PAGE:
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Carretta v. May Trucking Co.


October 13, 2010


The opinion of the court was delivered by: Proud, Magistrate Judge


Before the Court is the plaintiffs' motion to quash four subpoenas issued by the defendant to Collins Management, Yahoo!, Inc., Carole Carretta and Jimmy Carretta. (Doc. 67.) The depositions of Carole Carretta and Jimmy Carretta were noticed on or about August 26, 2010, to occur on August 26th. Plaintiffs subsequently informed the Court of the noticed deposition of Kathy Frederico, a representative of Jack Schmitt, which is scheduled for August 27th. (Doc. 71; see also Doc. 67-4.) Subpoenas were issued on or about September 3rd and 15th, to Collins Management and Yahoo!, seeking the production of records on September 17, 2010. Plaintiffs seek to enforce the August 30, 2010, discovery cutoff. (See Doc. 52.)

The defendant responds that the parties agreed to extend the discovery deadline. Defendant cites a letter dated August 16, 2010, from defense counsel to plaintiffs' counsel, purporting to memorialize and agreement to extend discovery to an unspecified date, due to a scheduling conflict regarding the Carretta depositions and defendant's need to do a "significant" amount of discovery. The letter ends with the following: "Please let me know if you have any issues with the above. Again, I do appreciate your agreement to extend discovery." (Doc. 70.)

In reply, plaintiffs argue that they did not agree to extend discovery; rather, they agreed not to oppose defendant's efforts to have the Court extend the pretrial schedule and discovery cutoff. (Doc. 71.)

A review of the record reveals that the Court's March 1 and July 29, 2010, scheduling orders informed the parties that any agreement to modify the "interim" discovery deadlines imposed by the Court had to be in writing if it were to be enforced by the Court. (Docs. 35 and 52.) The defendant's August 16, 2010, letter is attempting to memorialize the alteration of the ultimate discovery cutoff, not an interim discovery deadline. Nevertheless, by its very terms, the letter reflects that the parties did not have a meeting of the minds. Although the Court failed to specify that the memorialization of any agreement should be signed by all parties, such a requirement is implicit. With all of that said, there is no indication that plaintiffs ever objected to the defendant's proposal when invited to do so. Therefore, the Court does not find any enforceable agreement to extend the discovery deadline per se.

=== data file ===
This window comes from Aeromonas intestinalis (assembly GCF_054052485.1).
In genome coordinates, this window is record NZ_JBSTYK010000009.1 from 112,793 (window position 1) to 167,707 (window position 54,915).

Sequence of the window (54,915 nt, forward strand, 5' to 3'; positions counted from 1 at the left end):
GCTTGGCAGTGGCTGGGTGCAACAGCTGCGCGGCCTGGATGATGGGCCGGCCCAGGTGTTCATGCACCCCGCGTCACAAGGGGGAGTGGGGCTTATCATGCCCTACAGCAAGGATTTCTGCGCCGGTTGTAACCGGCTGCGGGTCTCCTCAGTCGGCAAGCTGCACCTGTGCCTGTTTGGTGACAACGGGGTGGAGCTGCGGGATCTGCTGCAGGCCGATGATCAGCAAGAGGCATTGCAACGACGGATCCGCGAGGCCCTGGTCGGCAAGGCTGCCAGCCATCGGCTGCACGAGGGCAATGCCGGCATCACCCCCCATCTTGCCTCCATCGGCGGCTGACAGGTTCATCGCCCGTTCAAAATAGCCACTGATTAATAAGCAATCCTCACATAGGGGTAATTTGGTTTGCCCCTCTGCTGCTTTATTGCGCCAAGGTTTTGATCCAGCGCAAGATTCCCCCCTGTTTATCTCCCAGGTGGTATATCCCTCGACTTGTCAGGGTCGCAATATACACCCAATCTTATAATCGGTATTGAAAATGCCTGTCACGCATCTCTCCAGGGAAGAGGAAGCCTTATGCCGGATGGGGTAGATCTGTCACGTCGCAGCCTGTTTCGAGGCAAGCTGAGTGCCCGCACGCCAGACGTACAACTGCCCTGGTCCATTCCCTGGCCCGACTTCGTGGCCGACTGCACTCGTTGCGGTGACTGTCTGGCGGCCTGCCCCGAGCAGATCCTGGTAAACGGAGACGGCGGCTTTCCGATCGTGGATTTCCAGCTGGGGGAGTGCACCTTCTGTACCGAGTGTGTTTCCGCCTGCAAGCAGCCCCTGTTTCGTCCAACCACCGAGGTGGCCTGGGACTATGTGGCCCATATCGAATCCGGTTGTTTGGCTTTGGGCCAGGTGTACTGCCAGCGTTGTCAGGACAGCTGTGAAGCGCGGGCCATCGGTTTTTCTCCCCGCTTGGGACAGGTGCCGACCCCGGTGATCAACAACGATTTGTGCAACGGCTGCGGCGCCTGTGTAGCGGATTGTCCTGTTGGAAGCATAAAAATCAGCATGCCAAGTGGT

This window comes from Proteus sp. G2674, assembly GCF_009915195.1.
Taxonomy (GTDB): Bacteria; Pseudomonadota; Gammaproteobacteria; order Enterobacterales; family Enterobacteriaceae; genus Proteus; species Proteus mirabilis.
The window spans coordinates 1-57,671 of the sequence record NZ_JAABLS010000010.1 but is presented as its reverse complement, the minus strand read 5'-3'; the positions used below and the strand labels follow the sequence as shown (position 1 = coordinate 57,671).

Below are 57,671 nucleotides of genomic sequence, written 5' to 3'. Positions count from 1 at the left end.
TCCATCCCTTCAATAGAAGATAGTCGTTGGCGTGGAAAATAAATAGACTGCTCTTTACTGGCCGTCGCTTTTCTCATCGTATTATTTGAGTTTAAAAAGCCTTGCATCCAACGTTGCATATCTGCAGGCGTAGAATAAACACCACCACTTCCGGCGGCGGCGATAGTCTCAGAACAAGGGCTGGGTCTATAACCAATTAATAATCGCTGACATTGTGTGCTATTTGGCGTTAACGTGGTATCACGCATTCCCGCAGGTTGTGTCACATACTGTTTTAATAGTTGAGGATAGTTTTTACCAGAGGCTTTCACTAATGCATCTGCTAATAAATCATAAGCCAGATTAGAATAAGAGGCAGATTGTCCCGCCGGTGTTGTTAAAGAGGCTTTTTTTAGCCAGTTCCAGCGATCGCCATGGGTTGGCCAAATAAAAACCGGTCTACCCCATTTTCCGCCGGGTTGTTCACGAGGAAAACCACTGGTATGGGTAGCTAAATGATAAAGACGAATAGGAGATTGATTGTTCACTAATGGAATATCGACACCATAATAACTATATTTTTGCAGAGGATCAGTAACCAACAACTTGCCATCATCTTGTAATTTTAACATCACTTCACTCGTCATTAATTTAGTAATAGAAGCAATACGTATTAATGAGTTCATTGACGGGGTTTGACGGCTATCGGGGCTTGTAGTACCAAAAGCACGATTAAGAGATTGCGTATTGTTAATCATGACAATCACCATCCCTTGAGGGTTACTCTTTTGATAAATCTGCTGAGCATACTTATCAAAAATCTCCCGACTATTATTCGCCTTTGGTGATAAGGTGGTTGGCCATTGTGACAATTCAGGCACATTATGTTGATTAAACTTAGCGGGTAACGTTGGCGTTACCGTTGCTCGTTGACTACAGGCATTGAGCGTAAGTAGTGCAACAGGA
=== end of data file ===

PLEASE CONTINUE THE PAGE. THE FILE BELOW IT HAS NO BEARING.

Although the discovery deadline has passed, the Court is troubled by the fact that the correspondence between counsel clearly reflects an agreement to informally reschedule the Carretta depositions to a date after the close of discovery, due to scheduling conflicts. This practice is quite common and is consistent with Local Rule 26.1(d), which mandates cooperative discovery arrangements. Therefore, plaintiffs' protestation that allowing the Carretta depositions at this late date would prejudice plaintiffs because they would not have time to obtain rebuttal information or depositions rings hollow. Moreover, plaintiffs ignore the fact that someone always has the last discovery request, which necessarily means that the opponent does not have an opportunity to gather any additional discovery. Therefore, the Court will permit the Carretta depositions to go forward as scheduled. Similarly, the Jack Schmitt representative's deposition may be taken because it was noticed prior to the close of discovery and plaintiffs did not move to quash the deposition at that time.

The subpoenas issued to Collins Management and Yahoo! are clearly out of time-- issued after the close of discovery. Therefore, they will be quashed.

IT IS THEREFORE ORDERED that plaintiffs' motion to quash (Doc. 67) is GRANTED IN PART AND DENIED IN PART. The depositions of Carole Carretta, Jimmy Carretta and a representative of Jack Schmitt may be taken by defendant. The subpoenas issued to Collins Management and Yahoo!, Inc., are both QUASHED.




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